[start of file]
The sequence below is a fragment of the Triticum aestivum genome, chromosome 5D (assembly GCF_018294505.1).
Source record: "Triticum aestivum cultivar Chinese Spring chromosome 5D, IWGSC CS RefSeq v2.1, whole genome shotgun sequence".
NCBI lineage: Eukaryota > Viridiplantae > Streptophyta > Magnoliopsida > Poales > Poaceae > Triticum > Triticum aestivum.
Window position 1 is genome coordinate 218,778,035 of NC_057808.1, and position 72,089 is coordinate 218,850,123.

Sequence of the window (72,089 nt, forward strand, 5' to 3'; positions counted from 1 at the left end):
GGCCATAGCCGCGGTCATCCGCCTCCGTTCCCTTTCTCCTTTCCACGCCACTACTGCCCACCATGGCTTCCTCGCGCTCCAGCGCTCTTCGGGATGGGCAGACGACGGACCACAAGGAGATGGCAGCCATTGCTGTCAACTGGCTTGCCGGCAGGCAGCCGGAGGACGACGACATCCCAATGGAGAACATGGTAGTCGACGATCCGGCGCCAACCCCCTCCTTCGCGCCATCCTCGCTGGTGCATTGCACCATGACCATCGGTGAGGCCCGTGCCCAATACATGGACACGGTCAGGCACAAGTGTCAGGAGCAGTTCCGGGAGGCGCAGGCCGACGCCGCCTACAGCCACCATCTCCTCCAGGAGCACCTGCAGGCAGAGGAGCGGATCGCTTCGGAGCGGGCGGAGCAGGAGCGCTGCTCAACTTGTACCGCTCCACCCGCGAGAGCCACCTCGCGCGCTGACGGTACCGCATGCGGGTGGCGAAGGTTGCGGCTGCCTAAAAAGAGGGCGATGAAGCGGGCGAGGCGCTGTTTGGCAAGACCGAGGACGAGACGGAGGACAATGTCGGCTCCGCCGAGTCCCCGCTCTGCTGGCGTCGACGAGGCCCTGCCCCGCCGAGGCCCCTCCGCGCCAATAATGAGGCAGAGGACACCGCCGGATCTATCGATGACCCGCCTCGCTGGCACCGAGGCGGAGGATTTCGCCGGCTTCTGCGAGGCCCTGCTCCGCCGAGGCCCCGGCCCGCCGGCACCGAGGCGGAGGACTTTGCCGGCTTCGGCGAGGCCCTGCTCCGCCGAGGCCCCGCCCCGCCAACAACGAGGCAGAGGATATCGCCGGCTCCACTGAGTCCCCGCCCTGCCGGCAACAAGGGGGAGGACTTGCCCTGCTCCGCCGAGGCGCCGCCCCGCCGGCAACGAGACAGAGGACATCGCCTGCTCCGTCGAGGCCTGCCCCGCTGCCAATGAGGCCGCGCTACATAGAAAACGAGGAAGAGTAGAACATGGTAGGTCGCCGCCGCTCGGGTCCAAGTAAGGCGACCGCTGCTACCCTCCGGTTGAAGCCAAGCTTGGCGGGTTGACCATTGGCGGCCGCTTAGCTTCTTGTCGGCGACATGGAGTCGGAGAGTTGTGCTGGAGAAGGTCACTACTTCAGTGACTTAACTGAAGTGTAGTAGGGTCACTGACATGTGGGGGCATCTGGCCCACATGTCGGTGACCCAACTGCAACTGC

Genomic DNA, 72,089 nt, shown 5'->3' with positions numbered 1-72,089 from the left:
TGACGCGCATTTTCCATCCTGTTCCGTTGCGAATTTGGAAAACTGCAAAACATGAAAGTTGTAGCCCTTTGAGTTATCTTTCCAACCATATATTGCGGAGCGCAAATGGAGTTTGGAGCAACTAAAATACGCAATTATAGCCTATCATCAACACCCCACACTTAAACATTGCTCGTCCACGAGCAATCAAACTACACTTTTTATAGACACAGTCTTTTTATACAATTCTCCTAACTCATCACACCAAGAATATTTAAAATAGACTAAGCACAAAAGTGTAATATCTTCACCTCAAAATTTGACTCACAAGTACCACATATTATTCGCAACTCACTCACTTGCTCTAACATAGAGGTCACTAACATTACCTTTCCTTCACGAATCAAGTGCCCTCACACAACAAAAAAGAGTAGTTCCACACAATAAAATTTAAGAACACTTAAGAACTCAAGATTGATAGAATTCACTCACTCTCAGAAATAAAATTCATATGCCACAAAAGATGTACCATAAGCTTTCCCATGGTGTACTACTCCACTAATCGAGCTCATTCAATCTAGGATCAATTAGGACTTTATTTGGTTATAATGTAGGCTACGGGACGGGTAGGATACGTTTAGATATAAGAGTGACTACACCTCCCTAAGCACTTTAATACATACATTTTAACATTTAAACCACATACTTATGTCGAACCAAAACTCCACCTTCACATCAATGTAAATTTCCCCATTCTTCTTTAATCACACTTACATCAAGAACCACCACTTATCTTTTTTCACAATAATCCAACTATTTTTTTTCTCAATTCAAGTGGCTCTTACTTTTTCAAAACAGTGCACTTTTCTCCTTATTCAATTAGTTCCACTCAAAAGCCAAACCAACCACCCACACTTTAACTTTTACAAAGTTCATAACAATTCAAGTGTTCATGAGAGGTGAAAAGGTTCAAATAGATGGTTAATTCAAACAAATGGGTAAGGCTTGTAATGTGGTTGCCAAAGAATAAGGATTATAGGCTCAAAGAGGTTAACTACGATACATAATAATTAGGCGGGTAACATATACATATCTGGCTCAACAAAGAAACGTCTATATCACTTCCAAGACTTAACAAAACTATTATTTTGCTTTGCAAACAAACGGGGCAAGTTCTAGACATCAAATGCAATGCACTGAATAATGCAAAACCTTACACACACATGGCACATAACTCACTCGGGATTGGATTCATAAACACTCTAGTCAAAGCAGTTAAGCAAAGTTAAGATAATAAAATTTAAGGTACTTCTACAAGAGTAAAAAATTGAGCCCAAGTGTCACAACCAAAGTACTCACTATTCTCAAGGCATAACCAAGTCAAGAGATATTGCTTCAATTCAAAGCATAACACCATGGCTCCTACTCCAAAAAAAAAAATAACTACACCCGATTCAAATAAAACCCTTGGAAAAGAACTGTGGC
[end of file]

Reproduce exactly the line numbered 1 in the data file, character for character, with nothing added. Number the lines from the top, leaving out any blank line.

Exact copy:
The sequence below is a fragment of the Triticum aestivum genome, chromosome 5D (assembly GCF_018294505.1).